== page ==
Field work was carried out during the bird breeding seasons (April–August) of 2016 and 2017. Breeding nests of oriental reed warblers were systematically searched within the study area, and the breeding stage of each nest was determined. Oriental reed warbler nest defense behaviors were investigated using dummies (stuffed birds) of common cuckoos (27.7 cm in body length), sparrowhawks (33.2 cm in body length), and oriental turtle doves (25.8 cm in body length). Common cuckoos are common brood parasites in the study area. Sparrowhawks are typical predators of passerine birds and are common summer breeding hawks in northern China (Zheng 2017). Oriental turtle doves are commonly seen breeding birds in the study area. Two dummies were taken from each bird species and one of them was randomly selected in the experiments in order to avoid pseudo-replication. Hosts’ responses to the dummies included the following scale, from low to high levels of aggressiveness: (1) no response, the bird was not observed or watched the mount silently without clear responsive behavior; (2) alert, the bird approached the nest (hopped onto the reed stems), but gave alert calls from a safe distance (more than 1 m); (3) mobbing, the bird jumped or flew around/over the dummy, persistently giving alarm and distress calls; and (4) attack, the birds physically attacked the dummy. The first two responses are collectively considered to be non-attack behaviors, and the latter two are collectively considered to be attack behaviors (also see Li et al. 2015). The responsive behavior of the bird was recorded by L.M. hidden approximately 4‒5 m away from the nest site and other variables like number of attacks were extracted from subsequent analyses of video recordings in the laboratory. The mini-camera (size: 57 mm × 20 mm × 18 mm) was fixed at a distance of approximately 2 m in front of the nest and dummy.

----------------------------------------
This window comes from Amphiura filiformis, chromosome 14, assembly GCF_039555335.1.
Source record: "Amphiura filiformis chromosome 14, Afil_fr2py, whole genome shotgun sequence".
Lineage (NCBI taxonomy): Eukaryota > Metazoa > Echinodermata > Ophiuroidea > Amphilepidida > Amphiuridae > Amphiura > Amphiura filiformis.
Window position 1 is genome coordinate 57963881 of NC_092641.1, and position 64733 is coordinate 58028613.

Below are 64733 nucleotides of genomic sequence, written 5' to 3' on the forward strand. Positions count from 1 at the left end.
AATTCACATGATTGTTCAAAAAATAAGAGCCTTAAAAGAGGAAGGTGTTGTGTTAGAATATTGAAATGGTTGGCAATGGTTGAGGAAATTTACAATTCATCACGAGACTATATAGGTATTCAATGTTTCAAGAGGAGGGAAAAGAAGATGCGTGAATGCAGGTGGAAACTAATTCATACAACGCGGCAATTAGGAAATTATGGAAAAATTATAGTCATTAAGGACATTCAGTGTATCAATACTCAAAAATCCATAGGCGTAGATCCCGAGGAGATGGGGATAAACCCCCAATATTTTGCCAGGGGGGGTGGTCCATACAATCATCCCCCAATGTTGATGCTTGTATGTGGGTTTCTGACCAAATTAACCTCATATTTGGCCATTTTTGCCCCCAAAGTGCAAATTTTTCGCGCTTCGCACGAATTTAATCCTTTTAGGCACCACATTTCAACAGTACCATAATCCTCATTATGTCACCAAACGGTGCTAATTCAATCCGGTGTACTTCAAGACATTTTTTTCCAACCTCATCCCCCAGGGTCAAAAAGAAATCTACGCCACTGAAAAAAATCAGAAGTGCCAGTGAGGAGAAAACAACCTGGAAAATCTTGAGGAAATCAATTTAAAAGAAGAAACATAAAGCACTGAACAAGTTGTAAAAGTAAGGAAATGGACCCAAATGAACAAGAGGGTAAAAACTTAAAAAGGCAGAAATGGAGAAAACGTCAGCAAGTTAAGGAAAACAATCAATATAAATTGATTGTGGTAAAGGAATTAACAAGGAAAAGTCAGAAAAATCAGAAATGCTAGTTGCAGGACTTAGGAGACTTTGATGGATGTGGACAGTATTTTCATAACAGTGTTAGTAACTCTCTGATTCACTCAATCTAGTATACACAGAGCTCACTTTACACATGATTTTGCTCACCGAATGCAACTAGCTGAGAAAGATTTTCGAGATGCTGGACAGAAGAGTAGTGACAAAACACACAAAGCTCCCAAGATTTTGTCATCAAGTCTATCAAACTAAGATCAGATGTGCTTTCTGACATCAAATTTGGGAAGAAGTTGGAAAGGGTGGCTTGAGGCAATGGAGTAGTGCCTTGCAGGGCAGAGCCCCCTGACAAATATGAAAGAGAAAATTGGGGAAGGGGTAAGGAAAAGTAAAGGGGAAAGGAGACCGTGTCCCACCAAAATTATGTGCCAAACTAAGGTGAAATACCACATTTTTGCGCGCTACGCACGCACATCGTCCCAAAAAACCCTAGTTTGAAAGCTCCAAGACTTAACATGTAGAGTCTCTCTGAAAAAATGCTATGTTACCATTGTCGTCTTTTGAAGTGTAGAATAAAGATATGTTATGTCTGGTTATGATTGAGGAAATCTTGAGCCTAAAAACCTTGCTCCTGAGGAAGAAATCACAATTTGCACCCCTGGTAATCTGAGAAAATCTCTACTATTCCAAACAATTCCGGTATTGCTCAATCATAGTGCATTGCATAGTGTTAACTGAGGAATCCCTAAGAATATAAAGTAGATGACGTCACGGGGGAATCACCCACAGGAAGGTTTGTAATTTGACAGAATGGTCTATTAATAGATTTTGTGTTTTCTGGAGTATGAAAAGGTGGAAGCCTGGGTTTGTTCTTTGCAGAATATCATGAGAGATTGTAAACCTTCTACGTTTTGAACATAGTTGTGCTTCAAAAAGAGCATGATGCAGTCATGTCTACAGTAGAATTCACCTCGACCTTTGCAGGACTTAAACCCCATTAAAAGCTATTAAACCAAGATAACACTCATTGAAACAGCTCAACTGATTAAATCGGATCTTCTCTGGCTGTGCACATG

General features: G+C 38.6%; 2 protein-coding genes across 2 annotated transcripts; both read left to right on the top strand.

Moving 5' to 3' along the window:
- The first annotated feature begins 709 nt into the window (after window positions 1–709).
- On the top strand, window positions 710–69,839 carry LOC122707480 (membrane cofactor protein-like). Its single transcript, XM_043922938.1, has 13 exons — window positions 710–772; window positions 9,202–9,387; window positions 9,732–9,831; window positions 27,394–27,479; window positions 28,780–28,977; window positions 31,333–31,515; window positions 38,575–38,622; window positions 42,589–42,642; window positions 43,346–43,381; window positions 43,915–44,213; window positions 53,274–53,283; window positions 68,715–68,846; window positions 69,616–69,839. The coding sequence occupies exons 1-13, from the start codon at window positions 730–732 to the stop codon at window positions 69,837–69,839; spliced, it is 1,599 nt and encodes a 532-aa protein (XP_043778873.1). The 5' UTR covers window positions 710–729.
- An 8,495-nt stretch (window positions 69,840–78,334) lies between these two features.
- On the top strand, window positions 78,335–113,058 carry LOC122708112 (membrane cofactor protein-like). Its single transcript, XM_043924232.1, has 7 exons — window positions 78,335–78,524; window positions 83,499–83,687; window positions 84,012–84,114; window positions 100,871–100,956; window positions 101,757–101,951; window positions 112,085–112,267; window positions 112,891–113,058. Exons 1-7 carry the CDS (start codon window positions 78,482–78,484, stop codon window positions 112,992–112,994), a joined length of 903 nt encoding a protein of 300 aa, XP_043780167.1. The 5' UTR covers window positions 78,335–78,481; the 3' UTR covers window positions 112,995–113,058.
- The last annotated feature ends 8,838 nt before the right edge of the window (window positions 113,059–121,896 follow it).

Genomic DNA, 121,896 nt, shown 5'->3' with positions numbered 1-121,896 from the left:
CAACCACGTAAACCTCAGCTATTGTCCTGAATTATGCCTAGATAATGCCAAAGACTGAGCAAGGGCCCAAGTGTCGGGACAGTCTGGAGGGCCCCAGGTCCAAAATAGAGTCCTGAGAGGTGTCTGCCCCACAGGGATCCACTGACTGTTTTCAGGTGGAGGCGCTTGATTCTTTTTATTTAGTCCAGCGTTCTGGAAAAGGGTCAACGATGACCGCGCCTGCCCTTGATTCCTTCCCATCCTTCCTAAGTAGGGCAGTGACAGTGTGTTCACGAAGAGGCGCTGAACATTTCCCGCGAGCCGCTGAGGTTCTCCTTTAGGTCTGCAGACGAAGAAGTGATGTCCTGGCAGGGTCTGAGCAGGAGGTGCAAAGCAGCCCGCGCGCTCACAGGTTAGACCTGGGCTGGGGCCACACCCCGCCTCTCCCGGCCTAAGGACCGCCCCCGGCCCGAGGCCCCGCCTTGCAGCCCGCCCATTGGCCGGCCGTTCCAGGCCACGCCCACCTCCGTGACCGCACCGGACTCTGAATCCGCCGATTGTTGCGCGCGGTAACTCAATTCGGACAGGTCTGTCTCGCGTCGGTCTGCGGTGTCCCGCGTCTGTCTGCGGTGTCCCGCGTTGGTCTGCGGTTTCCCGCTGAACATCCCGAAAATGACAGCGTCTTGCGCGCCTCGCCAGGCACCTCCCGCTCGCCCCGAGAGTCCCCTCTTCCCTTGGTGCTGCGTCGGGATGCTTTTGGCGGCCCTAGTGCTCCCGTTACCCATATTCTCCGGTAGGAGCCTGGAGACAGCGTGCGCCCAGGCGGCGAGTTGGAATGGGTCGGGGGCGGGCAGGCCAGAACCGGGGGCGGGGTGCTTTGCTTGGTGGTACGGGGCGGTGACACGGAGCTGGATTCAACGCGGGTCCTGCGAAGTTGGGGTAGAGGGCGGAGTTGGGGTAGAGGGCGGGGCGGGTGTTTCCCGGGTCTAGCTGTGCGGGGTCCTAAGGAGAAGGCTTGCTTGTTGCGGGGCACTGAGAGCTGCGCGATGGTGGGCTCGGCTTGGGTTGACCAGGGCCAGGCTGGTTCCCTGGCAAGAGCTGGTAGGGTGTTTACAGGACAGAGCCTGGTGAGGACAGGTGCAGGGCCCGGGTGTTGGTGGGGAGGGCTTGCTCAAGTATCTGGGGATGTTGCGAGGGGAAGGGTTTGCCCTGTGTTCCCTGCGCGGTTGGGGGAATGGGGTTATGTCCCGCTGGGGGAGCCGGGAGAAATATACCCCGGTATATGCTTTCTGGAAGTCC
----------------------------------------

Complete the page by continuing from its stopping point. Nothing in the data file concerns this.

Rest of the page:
Single dummy experiment

All single dummy experiments were completed during the 2016 breeding season. One dummy was randomly selected before an experiment. It was fixed at a distance of 0.5 m in front of an oriental reed warbler nest with a stand, and was kept standing with its head facing the nest. The 5-min responses of oriental reed warblers to the dummy were observed and recorded when the bird appeared around the dummy (also see Li et al. 2015). Subsequently, the next experiment was carried out at least 1 h later to minimize the effects of carry-over aggression (Gill et al. 2008). Each nest was presented with three mounts in random order and the sequence was completed within 1‒2 days.

Paired dummy experiment